HTML5 has long been promoted by Apple, Google, Mozilla, Opera, Microsoft, etc. as the future for the web. Apple even went as far as not supporting Flash on its mobile platforms (iOS) to further promotes the use of HTML5 in web site development. Apple's decision caused a major war of words between Adobe and Apple, plus all sort of underhanded tactics from both companies in an attempt to cripple the other's technology/platform. Adobe recently released a new version of its mobile Flash, but it done so for almost all mobile platforms except for iOS. This is often seen as a retaliation of Apple's modifications to its iOS Developers' Terms of Use, to exclude tools like the one found in the latest Adobe's Flash development environment.

While Google openly supports and promotes the use of HTML5, it also supports Flash on its latest Android platform. Now that users have experienced Flash on the latest Android OS (v2.2), they have found Flash app/movies to run slowly and cause their Android enabled mobile devices to drain their batteries quickly.

On the other hand both Google and Apple have published respective technology demonstration pages to show off the capabilities of HTML5. Google even made a HTML5 version of their popular online video site, YouTube.

Last week the adult film studio Digital Playground announced that it will convert all its mobile sites to use HTML5 and its native supports for video embedding instead of using Flash videos. This is so that their sites will be compatible with the iPhone, iPad and iPod Touch devices.

In the past technology formats have won over their respective competing formats when the porn industry throw its supports behind it. Case in point is the VHS video tape format over the BETA video tape format; even though experts believes BETA is a superior format, simply because the porn industry decided to release videos only in VHS format.

I believe this support by a major porn video production company will exaggerate the adoption of the W3C HTML5 standard as in VHS over BETA.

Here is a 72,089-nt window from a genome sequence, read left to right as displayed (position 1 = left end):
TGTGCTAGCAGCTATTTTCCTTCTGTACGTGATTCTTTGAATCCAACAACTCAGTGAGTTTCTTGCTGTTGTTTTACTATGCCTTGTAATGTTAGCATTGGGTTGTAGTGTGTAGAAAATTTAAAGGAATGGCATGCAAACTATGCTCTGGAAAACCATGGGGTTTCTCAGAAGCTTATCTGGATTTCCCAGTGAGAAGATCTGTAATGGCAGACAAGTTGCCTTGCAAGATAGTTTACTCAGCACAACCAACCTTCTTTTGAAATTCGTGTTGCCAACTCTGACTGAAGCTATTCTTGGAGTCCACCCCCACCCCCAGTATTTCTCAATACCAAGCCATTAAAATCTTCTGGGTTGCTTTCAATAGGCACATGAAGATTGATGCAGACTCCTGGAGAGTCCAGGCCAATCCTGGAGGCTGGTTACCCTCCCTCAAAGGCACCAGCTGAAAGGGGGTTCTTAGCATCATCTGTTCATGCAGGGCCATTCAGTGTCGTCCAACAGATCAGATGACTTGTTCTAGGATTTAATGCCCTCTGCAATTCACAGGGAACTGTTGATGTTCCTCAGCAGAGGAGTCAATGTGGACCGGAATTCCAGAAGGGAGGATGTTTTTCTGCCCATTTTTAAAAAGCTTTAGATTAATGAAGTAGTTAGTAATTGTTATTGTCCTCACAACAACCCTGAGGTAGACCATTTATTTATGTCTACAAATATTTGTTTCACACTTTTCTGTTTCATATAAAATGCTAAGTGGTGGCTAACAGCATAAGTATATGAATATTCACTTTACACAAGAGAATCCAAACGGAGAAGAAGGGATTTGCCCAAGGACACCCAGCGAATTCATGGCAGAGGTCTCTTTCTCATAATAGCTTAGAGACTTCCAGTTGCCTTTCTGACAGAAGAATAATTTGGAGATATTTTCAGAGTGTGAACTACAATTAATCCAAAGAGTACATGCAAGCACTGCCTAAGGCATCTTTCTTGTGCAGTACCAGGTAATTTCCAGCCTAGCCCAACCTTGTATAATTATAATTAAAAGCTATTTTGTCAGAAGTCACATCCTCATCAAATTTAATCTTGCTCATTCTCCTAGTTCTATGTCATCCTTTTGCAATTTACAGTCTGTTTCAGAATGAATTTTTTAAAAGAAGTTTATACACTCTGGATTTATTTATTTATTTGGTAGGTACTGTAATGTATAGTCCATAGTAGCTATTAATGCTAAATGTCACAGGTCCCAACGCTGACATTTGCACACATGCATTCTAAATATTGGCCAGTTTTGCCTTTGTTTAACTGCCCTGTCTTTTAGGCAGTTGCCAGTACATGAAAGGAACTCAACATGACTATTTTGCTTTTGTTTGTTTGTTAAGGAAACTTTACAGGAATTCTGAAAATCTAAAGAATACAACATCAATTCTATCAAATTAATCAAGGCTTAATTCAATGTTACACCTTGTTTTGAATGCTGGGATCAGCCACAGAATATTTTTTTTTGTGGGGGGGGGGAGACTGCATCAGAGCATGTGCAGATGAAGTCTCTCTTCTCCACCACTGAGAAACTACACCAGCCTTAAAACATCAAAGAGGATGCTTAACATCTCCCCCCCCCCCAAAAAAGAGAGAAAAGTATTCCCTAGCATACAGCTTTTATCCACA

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AuthorVinko
CategoriesNews

Recently during a developer conference in Sydney Australia, Microsoft CEO Steve Ballmer said the idea of using WebKit as the rendering engine within its web browser was "interesting" and added "we may look at that." I hope this is true, but one must always take anything Ballmer says with a grain of salt. He often speaks without thinking and without any background knowledge of what Microsoft is actually doing with regards to the subject in question.

Of course, if this is really true, it will not be the first time Microsoft admit defeat with regards to their bloated browser, Internet Explorer. When Microsoft released 7.0 version and announced 8.0 version of it Internet Explorer, they admitted that their approach in the past had been wrong and they promise to do a better job to comply with Standards; established by W3C. With IE 8.0 that compliancy is starting to take shape, but it is still far from the compliant status of its competitors: Apple Safari, Mozilla's Firefox, Opera's Opera, etc. Therefore, the adoption of WebKit as its engine for future version of IE will accelerate its compliance to Standards and gaining the capabilities of the current fastest Javascript engine in the Internet world.

Most of all it will cause all those lazy web developers who only code their web site to work on IE's quirky mode to finally wake up and start to follow the W3C standards.

I call upon all web developers to not wait for Microsoft and start coding to the W3C standards and then make exceptions for IE, and not the other way around. This is because even if Microsoft does not adopt WedKit its IE 8.0 will be more compliant to W3C and will be must less lenient to web sites that are not compliant, causing these web sites to just FAIL.

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According the to an analysis by a reporter at Washington Post over 77.8% or 284 days in 2006 Microsoft Internet Explorer 6 (IE6) users on the Microsoft Windows OS platform was vulnerable to malware and exploits, which were designed to steal personal data off users' computers.

In comparison FireFox browser was only vulnerable for 9 days in 2006 or 2.5% of the time.

Microsoft claims that IE7 is much more secure but when it released in November 2007, exploits and malwares were immediately available.

SANS Institute has a chart that list all currently unpatched Microsoft vulnerabilities.

So, if you want to be secure, move away from using Microsoft products. At least until Microsoft gets their act together.

BTW: this is not news as security vulnerabilities had existed in various Microsoft products for many years. The difference is that most technical people, who are not blindly sold by Microsoft marketing, had realized this for years.

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AuthorVinko
Categoriesadvice, News